Italian American Cuisine

This blog entry was submitted by Jennifer Gray, who studied abroad in Italy.
Featured photo by Davide Ragusa on Unsplash

“Author’s Note: I have always been passionate about culinology and the varying cultural culinary techniques our wonderful world has to offer. Italy has been one of the most influential and important countries for American cuisine as we know it, and naturally, it was a perfect fit for me to study abroad in. I wrote this piece in homage to all that I have learned about the wonderful and vibrant cuisine here in central Italia.

Italian cuisine has undeniably played an integral role in the development of modern American cuisine; from spaghetti and meatballs, gelato, garlic bread, to mozzarella, Italian food is present in almost every staple American kitchen. However, we must ask ourselves: are these items truly Italian? During this presentation, we will examine the vast differences between Italian-American and true Italian cuisine.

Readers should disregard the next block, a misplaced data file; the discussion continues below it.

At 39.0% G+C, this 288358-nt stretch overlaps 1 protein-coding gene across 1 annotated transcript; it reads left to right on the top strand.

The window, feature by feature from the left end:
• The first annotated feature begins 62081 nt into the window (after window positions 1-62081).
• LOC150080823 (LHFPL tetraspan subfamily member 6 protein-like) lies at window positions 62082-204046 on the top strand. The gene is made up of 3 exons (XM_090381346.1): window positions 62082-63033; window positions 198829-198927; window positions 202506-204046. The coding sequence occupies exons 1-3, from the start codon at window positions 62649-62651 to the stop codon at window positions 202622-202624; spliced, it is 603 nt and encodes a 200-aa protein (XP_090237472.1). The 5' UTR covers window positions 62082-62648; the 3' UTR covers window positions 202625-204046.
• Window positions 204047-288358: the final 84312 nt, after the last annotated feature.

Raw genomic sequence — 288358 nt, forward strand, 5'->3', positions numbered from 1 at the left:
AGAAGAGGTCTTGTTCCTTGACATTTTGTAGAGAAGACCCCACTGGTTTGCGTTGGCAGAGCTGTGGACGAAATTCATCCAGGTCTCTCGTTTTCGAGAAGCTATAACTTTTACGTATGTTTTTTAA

During the late 1800’s to early 1900’s, the United States experienced a heavy influx of immigrants from Italy. Mainly originating from Southern Italy and Sicily, this vast migration was mostly fueled by the extreme poverty present in those regions. Many Italian immigrants were excited by the plentiful and relatively cheap meat markets and produce. Thus, the new 19th-century experimental American-Italian cuisine was born. This new age Italian-American cuisine boasted colossal portions of meat and produce, and was born out of a place of optimism and hope rather than American disenfranchisement.